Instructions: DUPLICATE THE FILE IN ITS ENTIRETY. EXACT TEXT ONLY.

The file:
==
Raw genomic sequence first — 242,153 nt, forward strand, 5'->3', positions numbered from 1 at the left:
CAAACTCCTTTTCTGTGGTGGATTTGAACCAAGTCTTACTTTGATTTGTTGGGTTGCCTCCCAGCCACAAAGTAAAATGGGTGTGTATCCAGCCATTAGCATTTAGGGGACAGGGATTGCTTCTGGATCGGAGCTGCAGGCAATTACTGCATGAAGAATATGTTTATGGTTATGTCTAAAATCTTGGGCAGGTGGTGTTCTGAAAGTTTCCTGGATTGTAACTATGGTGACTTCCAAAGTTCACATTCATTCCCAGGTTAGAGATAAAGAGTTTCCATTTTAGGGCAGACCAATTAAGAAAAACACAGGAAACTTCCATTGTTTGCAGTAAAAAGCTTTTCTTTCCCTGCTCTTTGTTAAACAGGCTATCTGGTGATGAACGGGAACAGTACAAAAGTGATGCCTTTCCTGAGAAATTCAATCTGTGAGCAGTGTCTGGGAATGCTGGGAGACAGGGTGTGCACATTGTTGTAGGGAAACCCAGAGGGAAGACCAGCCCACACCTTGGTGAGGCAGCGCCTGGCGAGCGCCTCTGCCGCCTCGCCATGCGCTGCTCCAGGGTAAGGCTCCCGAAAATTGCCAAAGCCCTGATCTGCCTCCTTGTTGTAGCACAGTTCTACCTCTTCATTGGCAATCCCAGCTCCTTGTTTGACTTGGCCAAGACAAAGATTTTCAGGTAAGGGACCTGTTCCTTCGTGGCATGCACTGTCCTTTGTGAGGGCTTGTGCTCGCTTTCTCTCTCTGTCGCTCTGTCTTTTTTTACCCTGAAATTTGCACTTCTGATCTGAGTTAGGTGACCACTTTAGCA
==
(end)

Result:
Raw genomic sequence first — 242,153 nt, forward strand, 5'->3', positions numbered from 1 at the left:
CAAACTCCTTTTCTGTGGTGGATTTGAACCAAGTCTTACTTTGATTTGTTGGGTTGCCTCCCAGCCACAAAGTAAAATGGGTGTGTATCCAGCCATTAGCATTTAGGGGACAGGGATTGCTTCTGGATCGGAGCTGCAGGCAATTACTGCATGAAGAATATGTTTATGGTTATGTCTAAAATCTTGGGCAGGTGGTGTTCTGAAAGTTTCCTGGATTGTAACTATGGTGACTTCCAAAGTTCACATTCATTCCCAGGTTAGAGATAAAGAGTTTCCATTTTAGGGCAGACCAATTAAGAAAAACACAGGAAACTTCCATTGTTTGCAGTAAAAAGCTTTTCTTTCCCTGCTCTTTGTTAAACAGGCTATCTGGTGATGAACGGGAACAGTACAAAAGTGATGCCTTTCCTGAGAAATTCAATCTGTGAGCAGTGTCTGGGAATGCTGGGAGACAGGGTGTGCACATTGTTGTAGGGAAACCCAGAGGGAAGACCAGCCCACACCTTGGTGAGGCAGCGCCTGGCGAGCGCCTCTGCCGCCTCGCCATGCGCTGCTCCAGGGTAAGGCTCCCGAAAATTGCCAAAGCCCTGATCTGCCTCCTTGTTGTAGCACAGTTCTACCTCTTCATTGGCAATCCCAGCTCCTTGTTTGACTTGGCCAAGACAAAGATTTTCAGGTAAGGGACCTGTTCCTTCGTGGCATGCACTGTCCTTTGTGAGGGCTTGTGCTCGCTTTCTCTCTCTGTCGCTCTGTCTTTTTTTACCCTGAAATTTGCACTTCTGATCTGAGTTAGGTGACCACTTTAGCA